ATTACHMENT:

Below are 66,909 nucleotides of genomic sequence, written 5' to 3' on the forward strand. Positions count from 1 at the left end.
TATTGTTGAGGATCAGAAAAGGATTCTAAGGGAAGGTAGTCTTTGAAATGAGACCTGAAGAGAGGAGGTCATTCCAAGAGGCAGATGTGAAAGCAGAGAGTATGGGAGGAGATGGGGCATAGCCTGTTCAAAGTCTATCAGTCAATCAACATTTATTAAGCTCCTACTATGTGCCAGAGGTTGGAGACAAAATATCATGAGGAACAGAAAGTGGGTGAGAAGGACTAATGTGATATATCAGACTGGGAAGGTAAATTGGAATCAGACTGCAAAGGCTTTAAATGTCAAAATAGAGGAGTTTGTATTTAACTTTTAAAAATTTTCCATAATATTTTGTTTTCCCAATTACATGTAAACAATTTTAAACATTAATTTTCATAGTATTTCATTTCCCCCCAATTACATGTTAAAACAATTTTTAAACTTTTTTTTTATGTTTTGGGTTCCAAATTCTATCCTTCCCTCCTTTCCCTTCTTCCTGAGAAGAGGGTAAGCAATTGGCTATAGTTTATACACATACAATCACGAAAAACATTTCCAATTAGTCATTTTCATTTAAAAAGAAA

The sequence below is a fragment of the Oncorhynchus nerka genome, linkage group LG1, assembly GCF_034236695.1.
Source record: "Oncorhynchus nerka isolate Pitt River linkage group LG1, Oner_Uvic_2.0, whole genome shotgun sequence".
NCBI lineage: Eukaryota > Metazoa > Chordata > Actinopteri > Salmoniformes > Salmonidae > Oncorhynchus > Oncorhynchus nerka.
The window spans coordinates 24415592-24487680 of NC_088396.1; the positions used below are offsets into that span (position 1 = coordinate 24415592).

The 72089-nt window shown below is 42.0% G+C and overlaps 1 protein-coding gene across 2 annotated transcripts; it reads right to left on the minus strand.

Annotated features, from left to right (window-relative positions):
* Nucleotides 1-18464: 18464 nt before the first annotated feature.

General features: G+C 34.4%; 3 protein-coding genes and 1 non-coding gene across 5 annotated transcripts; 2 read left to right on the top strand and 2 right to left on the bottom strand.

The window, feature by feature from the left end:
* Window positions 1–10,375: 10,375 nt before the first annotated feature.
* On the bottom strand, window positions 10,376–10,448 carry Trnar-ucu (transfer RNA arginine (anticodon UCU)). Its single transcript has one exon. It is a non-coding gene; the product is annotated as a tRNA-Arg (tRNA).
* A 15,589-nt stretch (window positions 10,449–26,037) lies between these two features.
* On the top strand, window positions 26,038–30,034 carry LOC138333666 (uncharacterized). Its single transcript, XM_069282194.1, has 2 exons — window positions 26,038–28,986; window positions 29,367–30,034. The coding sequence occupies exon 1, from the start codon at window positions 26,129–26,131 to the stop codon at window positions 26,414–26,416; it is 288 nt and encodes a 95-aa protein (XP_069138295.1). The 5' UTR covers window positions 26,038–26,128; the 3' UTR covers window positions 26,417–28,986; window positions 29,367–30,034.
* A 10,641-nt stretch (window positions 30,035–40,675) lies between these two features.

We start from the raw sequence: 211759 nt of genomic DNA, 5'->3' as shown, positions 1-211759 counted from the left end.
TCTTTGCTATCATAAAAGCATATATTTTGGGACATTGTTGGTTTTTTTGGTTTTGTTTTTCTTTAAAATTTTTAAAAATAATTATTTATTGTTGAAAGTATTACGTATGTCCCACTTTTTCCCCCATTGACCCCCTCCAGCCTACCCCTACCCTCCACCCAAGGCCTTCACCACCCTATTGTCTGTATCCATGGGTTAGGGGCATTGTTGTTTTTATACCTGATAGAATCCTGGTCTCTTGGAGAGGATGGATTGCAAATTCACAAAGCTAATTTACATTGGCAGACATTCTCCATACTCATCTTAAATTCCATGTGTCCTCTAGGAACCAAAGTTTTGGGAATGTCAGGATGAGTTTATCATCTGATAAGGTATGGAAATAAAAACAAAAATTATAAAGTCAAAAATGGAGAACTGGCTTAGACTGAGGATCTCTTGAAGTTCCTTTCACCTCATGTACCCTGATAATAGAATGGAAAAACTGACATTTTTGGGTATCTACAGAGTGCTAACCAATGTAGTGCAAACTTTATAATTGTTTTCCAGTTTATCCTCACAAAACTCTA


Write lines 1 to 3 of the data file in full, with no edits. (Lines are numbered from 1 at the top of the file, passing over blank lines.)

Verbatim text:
Below are 66,909 nucleotides of genomic sequence, written 5' to 3' on the forward strand. Positions count from 1 at the left end.
TATTGTTGAGGATCAGAAAAGGATTCTAAGGGAAGGTAGTCTTTGAAATGAGACCTGAAGAGAGGAGGTCATTCCAAGAGGCAGATGTGAAAGCAGAGAGTATGGGAGGAGATGGGGCATAGCCTGTTCAAAGTCTATCAGTCAATCAACATTTATTAAGCTCCTACTATGTGCCAGAGGTTGGAGACAAAATATCATGAGGAACAGAAAGTGGGTGAGAAGGACTAATGTGATATATCAGACTGGGAAGGTAAATTGGAATCAGACTGCAAAGGCTTTAAATGTCAAAATAGAGGAGTTTGTATTTAACTTTTAAAAATTTTCCATAATATTTTGTTTTCCCAATTACATGTAAACAATTTTAAACATTAATTTTCATAGTATTTCATTTCCCCCCAATTACATGTTAAAACAATTTTTAAACTTTTTTTTTATGTTTTGGGTTCCAAATTCTATCCTTCCCTCCTTTCCCTTCTTCCTGAGAAGAGGGTAAGCAATTGGCTATAGTTTATACACATACAATCACGAAAAACATTTCCAATTAGTCATTTTCATTTAAAAAGAAA

The sequence below is a fragment of the Oncorhynchus nerka genome, linkage group LG1, assembly GCF_034236695.1.